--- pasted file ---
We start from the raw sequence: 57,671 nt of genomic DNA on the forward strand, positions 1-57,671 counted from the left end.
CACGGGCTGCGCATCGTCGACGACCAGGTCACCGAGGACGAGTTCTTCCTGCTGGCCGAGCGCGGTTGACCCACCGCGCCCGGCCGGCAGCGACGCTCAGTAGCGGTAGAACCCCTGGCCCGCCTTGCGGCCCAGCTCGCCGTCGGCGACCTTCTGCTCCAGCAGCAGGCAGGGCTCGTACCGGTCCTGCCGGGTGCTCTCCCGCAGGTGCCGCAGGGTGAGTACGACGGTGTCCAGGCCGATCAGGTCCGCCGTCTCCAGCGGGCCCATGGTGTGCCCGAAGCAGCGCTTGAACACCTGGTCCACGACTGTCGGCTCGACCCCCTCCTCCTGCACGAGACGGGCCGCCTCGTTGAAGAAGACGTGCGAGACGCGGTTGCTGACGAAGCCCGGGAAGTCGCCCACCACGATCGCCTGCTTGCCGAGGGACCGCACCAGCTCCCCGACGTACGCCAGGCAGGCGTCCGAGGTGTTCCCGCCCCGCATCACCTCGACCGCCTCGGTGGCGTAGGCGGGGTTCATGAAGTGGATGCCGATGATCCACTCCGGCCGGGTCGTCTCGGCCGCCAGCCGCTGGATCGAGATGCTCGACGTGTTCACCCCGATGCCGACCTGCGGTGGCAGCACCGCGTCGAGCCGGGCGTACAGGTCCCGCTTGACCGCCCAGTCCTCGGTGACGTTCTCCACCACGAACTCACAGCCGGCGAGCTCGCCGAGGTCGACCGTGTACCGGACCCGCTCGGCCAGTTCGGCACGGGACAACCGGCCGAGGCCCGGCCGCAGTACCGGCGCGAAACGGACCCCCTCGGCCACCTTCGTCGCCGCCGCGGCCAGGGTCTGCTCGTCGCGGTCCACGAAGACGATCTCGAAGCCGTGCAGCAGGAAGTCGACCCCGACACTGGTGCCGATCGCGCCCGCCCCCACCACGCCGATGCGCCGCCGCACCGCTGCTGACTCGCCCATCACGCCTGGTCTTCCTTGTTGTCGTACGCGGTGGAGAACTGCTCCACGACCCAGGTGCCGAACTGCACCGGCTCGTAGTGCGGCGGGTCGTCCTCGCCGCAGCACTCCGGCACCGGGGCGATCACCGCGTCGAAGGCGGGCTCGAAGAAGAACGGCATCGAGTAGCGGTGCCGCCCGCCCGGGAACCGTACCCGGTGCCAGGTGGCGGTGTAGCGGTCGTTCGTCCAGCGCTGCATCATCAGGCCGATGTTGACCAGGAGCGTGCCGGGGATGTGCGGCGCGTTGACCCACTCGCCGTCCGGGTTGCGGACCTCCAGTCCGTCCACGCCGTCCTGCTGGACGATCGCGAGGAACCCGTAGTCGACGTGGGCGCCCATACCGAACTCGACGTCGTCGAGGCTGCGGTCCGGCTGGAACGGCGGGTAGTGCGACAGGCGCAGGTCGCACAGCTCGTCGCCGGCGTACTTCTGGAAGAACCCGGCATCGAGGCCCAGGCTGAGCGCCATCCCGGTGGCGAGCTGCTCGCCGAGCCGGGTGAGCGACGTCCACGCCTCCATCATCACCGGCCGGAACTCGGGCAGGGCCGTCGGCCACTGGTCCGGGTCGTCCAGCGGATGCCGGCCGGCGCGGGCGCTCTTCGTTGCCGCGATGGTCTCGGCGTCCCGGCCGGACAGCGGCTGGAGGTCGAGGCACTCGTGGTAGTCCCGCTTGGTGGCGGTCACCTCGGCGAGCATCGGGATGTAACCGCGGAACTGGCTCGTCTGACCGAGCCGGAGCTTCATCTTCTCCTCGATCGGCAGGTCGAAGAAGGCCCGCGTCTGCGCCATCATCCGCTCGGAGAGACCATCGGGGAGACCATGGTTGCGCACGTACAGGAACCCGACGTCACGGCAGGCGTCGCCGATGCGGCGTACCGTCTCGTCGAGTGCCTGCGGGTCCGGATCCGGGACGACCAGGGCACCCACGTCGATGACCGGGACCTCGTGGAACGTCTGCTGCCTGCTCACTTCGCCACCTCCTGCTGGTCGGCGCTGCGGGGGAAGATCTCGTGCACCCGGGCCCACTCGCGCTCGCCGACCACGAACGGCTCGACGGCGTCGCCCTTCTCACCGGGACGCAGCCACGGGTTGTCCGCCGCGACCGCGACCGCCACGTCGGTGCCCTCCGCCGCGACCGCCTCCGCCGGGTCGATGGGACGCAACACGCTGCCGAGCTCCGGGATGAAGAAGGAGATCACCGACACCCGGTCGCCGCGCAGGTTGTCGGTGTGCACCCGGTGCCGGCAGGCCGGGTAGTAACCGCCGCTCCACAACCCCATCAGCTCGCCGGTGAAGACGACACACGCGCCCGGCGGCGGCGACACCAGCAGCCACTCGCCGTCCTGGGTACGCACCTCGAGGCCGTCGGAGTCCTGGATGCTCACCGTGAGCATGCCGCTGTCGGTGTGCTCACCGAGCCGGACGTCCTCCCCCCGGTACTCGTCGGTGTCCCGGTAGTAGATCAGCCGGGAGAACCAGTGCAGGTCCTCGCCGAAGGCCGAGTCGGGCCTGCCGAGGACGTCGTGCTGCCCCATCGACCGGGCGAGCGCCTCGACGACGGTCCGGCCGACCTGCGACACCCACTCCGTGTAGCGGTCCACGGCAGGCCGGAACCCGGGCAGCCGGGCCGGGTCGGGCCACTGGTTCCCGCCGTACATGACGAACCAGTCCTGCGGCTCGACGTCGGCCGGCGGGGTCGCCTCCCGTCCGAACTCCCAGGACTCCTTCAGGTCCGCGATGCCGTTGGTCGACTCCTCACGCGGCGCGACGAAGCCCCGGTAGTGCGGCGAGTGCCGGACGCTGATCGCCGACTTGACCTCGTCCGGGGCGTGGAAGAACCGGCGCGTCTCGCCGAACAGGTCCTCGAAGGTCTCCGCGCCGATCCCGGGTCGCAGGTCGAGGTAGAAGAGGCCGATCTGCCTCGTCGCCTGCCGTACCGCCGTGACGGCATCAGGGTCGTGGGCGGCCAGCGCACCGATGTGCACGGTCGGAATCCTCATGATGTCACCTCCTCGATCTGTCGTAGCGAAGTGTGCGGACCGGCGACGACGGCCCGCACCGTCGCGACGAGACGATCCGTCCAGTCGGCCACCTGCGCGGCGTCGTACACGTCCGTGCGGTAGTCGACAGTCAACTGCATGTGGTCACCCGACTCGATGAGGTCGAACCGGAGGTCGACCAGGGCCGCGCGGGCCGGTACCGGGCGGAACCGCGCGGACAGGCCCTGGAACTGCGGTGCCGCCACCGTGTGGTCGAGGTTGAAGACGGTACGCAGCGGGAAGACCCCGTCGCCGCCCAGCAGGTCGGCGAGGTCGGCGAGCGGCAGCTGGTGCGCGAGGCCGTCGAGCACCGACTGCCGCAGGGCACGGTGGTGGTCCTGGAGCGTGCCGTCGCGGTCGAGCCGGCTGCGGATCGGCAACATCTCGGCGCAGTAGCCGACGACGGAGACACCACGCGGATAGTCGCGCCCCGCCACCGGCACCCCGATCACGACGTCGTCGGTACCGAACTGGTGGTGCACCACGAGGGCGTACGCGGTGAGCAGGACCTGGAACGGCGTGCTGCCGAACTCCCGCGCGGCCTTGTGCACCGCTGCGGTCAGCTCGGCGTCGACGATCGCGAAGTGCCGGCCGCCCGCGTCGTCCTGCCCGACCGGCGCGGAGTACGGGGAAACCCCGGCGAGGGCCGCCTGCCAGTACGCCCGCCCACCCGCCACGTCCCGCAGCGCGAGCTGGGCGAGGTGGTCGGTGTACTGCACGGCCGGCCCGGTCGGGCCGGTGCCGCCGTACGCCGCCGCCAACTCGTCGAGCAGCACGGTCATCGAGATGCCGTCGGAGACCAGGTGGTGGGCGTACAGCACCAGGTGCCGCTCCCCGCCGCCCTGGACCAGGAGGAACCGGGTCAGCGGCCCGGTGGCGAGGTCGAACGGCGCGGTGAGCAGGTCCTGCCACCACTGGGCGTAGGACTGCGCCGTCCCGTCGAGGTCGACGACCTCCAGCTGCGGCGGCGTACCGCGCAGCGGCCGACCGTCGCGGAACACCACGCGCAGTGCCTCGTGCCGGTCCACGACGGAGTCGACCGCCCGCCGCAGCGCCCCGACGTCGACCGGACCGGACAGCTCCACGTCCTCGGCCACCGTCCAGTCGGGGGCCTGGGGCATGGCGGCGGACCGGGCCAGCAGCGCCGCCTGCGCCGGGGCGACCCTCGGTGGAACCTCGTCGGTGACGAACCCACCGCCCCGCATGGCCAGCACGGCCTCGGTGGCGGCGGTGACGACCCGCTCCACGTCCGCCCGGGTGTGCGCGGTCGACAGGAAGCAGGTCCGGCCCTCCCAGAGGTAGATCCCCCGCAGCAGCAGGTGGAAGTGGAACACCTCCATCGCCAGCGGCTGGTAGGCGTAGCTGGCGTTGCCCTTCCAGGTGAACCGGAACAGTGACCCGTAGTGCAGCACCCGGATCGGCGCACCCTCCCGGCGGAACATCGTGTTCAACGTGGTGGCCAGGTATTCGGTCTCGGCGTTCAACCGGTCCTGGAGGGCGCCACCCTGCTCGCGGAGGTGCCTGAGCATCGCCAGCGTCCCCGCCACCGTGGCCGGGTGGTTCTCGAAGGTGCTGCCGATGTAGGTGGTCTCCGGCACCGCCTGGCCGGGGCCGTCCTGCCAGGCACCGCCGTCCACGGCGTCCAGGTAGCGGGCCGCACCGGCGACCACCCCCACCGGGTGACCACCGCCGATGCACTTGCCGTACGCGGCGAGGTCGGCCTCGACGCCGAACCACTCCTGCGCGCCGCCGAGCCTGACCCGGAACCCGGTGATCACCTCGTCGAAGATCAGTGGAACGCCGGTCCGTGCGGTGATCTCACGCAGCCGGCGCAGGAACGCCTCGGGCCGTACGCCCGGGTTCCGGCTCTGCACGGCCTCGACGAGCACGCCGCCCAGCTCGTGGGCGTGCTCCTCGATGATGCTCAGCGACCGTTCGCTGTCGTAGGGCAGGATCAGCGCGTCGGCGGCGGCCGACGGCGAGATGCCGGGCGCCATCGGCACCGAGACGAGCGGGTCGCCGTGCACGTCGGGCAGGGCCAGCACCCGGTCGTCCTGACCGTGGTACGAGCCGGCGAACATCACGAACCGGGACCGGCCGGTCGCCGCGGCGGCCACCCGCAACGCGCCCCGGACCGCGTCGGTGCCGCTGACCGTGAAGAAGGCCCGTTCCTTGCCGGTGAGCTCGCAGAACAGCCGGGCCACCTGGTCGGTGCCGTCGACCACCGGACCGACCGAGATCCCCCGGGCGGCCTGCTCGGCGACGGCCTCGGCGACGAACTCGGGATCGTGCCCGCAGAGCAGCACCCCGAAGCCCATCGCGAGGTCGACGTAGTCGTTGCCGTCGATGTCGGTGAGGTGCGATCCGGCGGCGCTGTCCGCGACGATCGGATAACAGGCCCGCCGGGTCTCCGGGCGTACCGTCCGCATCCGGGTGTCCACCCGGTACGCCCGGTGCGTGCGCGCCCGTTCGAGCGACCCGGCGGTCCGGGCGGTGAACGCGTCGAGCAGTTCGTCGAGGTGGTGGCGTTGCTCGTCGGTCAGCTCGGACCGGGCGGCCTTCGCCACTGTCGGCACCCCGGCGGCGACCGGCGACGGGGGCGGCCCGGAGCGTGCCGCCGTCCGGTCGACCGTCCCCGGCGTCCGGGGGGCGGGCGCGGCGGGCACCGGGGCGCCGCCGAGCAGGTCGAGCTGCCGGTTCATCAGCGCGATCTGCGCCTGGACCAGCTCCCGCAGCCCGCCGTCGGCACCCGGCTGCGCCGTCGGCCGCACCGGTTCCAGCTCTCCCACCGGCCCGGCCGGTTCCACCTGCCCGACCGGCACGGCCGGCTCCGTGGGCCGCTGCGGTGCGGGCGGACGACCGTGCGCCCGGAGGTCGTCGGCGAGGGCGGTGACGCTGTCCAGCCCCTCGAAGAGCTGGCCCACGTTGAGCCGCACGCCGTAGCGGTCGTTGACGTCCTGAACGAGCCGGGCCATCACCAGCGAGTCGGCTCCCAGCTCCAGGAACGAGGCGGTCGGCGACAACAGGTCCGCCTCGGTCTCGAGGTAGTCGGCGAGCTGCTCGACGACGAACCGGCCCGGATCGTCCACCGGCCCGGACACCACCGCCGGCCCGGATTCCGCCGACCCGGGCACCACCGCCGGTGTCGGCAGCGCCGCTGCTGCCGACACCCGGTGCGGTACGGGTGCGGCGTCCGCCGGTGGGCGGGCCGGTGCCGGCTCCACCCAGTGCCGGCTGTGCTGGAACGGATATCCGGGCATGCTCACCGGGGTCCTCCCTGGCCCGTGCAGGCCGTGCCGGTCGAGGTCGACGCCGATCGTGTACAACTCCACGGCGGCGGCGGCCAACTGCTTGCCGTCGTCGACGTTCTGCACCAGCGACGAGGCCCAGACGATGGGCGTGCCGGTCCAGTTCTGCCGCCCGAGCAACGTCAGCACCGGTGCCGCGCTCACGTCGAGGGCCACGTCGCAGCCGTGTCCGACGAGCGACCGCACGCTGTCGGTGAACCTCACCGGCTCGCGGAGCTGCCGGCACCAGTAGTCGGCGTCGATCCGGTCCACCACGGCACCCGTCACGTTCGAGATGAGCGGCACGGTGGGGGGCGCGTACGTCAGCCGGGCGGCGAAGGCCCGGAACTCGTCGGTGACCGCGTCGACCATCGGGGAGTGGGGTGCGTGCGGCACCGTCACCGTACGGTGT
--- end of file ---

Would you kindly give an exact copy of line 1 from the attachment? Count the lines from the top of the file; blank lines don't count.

We start from the raw sequence: 57,671 nt of genomic DNA on the forward strand, positions 1-57,671 counted from the left end.